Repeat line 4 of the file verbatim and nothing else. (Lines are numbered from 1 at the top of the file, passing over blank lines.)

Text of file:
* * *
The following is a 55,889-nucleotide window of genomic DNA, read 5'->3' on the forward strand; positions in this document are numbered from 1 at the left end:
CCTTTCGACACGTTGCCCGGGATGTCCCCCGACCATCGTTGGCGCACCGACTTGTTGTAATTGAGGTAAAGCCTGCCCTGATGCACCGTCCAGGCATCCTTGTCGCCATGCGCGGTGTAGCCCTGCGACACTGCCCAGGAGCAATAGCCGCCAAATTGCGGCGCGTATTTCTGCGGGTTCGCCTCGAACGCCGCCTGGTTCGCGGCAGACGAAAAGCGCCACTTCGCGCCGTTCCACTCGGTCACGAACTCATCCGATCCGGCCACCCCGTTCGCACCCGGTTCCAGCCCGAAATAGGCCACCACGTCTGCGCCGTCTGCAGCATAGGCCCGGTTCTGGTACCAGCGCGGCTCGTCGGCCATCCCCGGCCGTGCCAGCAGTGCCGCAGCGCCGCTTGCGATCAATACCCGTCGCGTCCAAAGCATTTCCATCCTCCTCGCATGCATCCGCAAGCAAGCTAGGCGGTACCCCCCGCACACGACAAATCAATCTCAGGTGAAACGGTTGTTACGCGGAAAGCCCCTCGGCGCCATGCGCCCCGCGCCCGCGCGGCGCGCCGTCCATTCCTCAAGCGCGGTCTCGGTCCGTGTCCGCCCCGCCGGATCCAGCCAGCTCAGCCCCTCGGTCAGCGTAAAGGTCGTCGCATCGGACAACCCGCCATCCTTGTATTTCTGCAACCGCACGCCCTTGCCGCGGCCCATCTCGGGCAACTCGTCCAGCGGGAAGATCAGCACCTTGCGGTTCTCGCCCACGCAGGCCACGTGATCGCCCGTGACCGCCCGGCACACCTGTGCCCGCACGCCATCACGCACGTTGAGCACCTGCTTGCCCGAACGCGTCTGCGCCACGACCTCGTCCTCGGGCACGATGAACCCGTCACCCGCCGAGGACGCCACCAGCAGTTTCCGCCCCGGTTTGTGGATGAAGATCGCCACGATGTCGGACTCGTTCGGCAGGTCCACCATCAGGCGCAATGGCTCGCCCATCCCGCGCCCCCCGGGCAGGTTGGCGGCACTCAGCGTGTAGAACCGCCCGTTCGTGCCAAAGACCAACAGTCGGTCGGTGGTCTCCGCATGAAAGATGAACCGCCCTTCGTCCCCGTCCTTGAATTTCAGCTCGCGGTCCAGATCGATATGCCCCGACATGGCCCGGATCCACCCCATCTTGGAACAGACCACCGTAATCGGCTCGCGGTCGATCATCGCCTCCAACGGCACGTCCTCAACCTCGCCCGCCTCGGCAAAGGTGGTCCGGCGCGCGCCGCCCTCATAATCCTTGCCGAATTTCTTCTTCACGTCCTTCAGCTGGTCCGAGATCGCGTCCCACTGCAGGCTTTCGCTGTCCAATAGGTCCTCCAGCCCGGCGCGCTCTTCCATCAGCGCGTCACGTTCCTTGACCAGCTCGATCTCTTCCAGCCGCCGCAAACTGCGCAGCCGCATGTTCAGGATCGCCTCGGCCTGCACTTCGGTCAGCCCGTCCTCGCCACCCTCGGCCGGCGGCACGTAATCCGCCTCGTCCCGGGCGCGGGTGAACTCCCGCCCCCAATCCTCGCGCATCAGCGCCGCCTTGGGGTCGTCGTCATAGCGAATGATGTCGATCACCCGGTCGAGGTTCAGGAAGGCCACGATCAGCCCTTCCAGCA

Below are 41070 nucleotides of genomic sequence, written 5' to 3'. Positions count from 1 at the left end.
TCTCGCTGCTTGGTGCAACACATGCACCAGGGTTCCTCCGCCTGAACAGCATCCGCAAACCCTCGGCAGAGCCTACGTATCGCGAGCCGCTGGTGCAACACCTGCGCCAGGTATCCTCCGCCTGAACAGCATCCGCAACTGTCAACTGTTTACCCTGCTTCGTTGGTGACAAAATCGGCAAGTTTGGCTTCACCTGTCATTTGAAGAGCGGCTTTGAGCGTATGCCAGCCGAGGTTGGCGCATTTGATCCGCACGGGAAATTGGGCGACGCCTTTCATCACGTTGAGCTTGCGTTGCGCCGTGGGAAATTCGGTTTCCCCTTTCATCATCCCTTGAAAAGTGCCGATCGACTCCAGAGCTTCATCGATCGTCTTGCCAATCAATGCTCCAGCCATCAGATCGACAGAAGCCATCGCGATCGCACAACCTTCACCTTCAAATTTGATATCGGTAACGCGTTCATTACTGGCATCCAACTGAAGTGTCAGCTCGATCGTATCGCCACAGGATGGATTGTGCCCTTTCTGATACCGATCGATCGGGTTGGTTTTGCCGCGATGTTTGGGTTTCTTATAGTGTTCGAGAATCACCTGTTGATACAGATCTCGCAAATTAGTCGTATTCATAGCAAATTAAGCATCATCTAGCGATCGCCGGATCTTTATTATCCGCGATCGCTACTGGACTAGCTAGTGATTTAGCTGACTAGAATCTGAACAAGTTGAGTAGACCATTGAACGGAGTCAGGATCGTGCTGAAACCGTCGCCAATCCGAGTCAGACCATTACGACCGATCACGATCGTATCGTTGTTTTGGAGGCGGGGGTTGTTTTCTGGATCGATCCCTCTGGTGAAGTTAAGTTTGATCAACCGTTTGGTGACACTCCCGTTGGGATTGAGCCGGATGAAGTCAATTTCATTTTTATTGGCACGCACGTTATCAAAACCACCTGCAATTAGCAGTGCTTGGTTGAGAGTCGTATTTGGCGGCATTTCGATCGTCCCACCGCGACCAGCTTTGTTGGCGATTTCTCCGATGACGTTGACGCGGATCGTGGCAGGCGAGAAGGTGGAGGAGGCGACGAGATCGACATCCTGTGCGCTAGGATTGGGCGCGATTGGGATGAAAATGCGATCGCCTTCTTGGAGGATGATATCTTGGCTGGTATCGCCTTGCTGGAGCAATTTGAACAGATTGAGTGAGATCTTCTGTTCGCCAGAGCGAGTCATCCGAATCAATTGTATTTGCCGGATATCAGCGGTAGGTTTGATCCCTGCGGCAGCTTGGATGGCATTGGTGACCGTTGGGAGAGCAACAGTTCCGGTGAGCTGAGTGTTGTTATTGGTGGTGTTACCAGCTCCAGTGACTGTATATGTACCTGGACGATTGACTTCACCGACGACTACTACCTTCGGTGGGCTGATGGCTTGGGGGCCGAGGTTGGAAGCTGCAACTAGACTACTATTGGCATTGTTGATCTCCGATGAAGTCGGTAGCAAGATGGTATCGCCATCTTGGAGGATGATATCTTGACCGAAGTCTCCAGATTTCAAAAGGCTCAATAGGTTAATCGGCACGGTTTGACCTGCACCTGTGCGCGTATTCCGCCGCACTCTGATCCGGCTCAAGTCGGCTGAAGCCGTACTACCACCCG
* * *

TCTCGCTGCTTGGTGCAACACATGCACCAGGGTTCCTCCGCCTGAACAGCATCCGCAAACCCTCGGCAGAGCCTACGTATCGCGAGCCGCTGGTGCAACACCTGCGCCAGGTATCCTCCGCCTGAACAGCATCCGCAACTGTCAACTGTTTACCCTGCTTCGTTGGTGACAAAATCGGCAAGTTTGGCTTCACCTGTCATTTGAAGAGCGGCTTTGAGCGTATGCCAGCCGAGGTTGGCGCATTTGATCCGCACGGGAAATTGGGCGACGCCTTTCATCACGTTGAGCTTGCGTTGCGCCGTGGGAAATTCGGTTTCCCCTTTCATCATCCCTTGAAAAGTGCCGATCGACTCCAGAGCTTCATCGATCGTCTTGCCAATCAATGCTCCAGCCATCAGATCGACAGAAGCCATCGCGATCGCACAACCTTCACCTTCAAATTTGATATCGGTAACGCGTTCATTACTGGCATCCAACTGAAGTGTCAGCTCGATCGTATCGCCACAGGATGGATTGTGCCCTTTCTGATACCGATCGATCGGGTTGGTTTTGCCGCGATGTTTGGGTTTCTTATAGTGTTCGAGAATCACCTGTTGATACAGATCTCGCAAATTAGTCGTATTCATAGCAAATTAAGCATCATCTAGCGATCGCCGGATCTTTATTATCCGCGATCGCTACTGGACTAGCTAGTGATTTAGCTGACTAGAATCTGAACAAGTTGAGTAGACCATTGAACGGAGTCAGGATCGTGCTGAAACCGTCGCCAATCCGAGTCAGACCATTACGACCGATCACGATCGTATCGTTGTTTTGGAGGCGGGGGTTGTTTTCTGGATCGATCCCTCTGGTGAAGTTAAGTTTGATCAACCGTTTGGTGACACTCCCGTTGGGATTGAGCCGGATGAAGTCAATTTCATTTTTATTGGCACGCACGTTATCAAAACCACCTGCAATTAGCAGTGCTTGGTTGAGAGTCGTATTTGGCGGCATTTCGATCGTCCCACCGCGACCAGCTTTGTTGGCGATTTCTCCGATGACGTTGACGCGGATCGTGGCAGGCGAGAAGGTGGAGGAGGCGACGAGATCGACATCCTGTGCGCTAGGATTGGGCGCGATTGGGATGAAAATGCGATCGCCTTCTTGGAGGATGATATCTTGGCTGGTATCGCCTTGCTGGAGCAATTTGAACAGATTGAGTGAGATCTTCTGTTCGCCAGAGCGAGTCATCCGAATCAATTGTATTTGCCGGATATCAGCGGTAGGTTTGATCCCTGCGGCAGCTTGGATGGCATTGGTGACCGTTGGGAGAGCAACAGTTCCGGTGAGCTGAGTGTTGTTATTGGTGGTGTTACCAGCTCCAGTGACTGTATATGTACCTGGACGATTGACTTCACCGACGACTACTACCTTCGGTGGGCTGATGGCTTGGGGGCCGAGGTTGGAAGCTGCAACTAGACTACTATTGGCATTGTTGATCTCCGATGAAGTCGGTAGCAAGATGGTATCGCCATCTTGGAGGATGATATCTTGACCGAAGTCTCCAGATTTCAAAAGGCTCAATAGGTTAATCGGCACGGTTTGACCTGCACCTGTGCGCGTATTCCGCCGCACTCTGATCCGGCTCAAGTCGGCTGAAGCCGTACTACCACCCG